This Advanced Expository Writing course will focus on writing about the environment. The course will be organized by three writing assignments. The first will use reviews of classic works on the environment (Rachel Carson, Edward Abbey, John McPhee) and use the works and the reviews to create a contemporary review of one of these works. What is the contemporary impact, importance, or lack of either in contemporary discussions about the environment? What counts as a book with continuing impact?
A second assignment has two parts. One part asks that you write thick descriptions of nature from either campus or the Arboretum, mirroring Carson, Abbey and McPhee. The second part is to revise the environmental impact statements written about the Arboretum and the SR 520 bridge or the light rail intersection with the UW campus. This part of the assignment asks that you revise a substantive section of the impact statement, making it accessible to ordinary people and non-environmental specialists, which, as you'll learn has little relationship to easy to understand reading.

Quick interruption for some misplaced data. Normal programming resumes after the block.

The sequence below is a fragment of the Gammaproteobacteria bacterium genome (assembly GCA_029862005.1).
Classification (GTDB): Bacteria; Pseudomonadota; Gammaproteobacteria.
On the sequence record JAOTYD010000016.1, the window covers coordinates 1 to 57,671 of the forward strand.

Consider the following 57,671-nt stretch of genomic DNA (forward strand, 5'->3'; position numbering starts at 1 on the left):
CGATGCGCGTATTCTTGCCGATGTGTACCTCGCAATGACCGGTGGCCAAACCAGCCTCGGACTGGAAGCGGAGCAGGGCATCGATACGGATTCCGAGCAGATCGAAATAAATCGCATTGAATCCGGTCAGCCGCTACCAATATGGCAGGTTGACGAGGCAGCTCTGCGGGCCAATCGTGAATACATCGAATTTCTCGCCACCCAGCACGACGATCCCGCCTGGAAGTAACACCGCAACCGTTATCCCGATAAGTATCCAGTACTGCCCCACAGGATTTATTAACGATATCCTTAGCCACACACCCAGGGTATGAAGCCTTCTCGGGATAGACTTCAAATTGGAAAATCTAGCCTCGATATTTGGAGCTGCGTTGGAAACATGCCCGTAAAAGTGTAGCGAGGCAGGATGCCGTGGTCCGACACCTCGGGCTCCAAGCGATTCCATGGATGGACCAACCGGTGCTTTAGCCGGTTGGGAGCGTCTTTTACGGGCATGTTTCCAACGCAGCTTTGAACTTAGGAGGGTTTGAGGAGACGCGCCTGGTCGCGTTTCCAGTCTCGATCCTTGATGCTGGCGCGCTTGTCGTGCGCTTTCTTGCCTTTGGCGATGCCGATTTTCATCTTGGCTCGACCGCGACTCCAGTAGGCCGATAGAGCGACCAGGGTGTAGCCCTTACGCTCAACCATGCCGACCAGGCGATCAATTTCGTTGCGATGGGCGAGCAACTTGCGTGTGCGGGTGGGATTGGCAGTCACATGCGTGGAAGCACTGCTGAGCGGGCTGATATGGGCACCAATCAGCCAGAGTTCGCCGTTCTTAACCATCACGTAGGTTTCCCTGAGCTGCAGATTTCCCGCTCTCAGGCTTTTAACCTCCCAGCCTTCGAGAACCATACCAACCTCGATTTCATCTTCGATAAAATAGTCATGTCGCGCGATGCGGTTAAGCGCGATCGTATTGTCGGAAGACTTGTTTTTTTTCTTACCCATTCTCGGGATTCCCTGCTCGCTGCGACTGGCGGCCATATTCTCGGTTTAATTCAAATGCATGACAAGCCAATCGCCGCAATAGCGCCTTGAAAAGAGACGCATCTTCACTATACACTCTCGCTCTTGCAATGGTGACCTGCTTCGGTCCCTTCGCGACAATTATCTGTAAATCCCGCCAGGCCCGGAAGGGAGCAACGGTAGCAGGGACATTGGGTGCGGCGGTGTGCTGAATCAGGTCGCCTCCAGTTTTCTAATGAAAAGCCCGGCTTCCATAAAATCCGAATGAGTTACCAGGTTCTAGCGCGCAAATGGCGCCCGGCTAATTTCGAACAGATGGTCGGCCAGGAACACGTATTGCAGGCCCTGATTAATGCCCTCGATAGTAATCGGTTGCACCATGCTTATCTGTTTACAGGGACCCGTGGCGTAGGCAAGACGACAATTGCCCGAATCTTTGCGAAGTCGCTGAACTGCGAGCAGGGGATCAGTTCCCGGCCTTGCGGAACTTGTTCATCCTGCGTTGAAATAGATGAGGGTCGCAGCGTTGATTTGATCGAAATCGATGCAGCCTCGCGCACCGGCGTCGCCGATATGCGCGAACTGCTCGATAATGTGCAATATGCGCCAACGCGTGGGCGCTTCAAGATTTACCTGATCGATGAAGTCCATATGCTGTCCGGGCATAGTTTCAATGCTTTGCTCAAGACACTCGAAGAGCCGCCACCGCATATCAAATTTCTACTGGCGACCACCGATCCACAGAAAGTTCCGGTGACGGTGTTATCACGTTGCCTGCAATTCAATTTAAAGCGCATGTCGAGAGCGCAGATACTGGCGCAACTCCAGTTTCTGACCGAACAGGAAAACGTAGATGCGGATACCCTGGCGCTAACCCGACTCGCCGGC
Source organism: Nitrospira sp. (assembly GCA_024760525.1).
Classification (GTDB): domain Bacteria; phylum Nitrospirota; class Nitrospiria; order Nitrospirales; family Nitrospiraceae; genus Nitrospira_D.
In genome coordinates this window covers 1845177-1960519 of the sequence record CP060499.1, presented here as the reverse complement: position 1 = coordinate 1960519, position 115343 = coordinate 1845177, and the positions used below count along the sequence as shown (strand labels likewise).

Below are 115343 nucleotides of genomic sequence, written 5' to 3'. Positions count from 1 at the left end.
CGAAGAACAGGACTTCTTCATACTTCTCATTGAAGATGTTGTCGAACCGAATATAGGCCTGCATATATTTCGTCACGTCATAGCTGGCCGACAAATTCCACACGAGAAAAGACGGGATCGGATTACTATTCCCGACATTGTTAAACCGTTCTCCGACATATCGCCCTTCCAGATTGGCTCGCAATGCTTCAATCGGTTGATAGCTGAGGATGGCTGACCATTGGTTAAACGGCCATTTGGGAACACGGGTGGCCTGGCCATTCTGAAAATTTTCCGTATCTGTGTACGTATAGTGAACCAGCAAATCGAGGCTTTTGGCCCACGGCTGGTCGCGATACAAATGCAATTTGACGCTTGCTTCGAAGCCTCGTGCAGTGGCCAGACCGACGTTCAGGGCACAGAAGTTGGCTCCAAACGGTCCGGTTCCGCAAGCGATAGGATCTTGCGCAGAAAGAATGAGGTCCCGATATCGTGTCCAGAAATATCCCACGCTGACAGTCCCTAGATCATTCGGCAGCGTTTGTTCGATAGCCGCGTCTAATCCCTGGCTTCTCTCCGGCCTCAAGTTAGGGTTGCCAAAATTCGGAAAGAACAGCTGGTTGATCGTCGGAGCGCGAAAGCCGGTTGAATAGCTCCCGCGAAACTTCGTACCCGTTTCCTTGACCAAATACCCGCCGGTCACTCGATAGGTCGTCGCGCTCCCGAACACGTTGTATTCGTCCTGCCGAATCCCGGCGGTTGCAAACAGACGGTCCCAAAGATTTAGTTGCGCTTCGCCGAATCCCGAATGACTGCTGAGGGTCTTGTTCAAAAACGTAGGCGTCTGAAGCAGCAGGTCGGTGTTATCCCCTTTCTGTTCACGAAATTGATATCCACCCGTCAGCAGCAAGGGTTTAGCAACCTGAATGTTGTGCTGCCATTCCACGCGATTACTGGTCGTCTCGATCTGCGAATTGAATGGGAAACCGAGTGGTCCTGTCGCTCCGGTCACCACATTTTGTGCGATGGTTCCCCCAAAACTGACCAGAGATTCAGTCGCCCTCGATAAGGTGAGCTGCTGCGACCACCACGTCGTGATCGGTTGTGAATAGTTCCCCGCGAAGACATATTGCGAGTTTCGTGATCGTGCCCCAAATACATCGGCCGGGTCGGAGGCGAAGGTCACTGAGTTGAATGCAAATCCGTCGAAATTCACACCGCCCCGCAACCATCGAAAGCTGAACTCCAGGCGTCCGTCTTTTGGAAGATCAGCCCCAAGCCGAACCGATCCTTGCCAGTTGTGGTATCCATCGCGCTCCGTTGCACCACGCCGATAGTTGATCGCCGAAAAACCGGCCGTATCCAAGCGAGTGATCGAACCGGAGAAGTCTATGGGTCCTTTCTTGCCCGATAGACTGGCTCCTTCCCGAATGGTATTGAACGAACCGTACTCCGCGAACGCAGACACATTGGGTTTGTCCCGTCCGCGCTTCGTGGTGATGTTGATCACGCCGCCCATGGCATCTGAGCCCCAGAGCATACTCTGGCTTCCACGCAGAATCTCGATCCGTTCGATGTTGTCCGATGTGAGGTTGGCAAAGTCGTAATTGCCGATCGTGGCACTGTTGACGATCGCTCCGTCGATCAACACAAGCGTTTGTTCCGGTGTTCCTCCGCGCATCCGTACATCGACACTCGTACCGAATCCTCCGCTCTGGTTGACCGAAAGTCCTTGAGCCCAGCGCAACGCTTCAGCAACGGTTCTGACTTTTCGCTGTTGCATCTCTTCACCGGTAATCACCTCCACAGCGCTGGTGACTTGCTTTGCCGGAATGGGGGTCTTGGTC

The third assignment asks you to select and analyze a contemporary long form non-fiction book and compare this long form nonfiction with Jonathan Harr's A Civil Action. Our example of this type of writing will be Dan Fagin's Toms River and we will read this together as a class, along with Harr's A Civil Action. Harr's book appears as more literary reportage. For your final assignment, you will select a book from a range of full-length nonfiction books and then write about and address the characteristics of this type of writing in a long paper.
If you are thinking about including the Writing Minor in your program, this course would be an opportunity to study some alternative types of writing.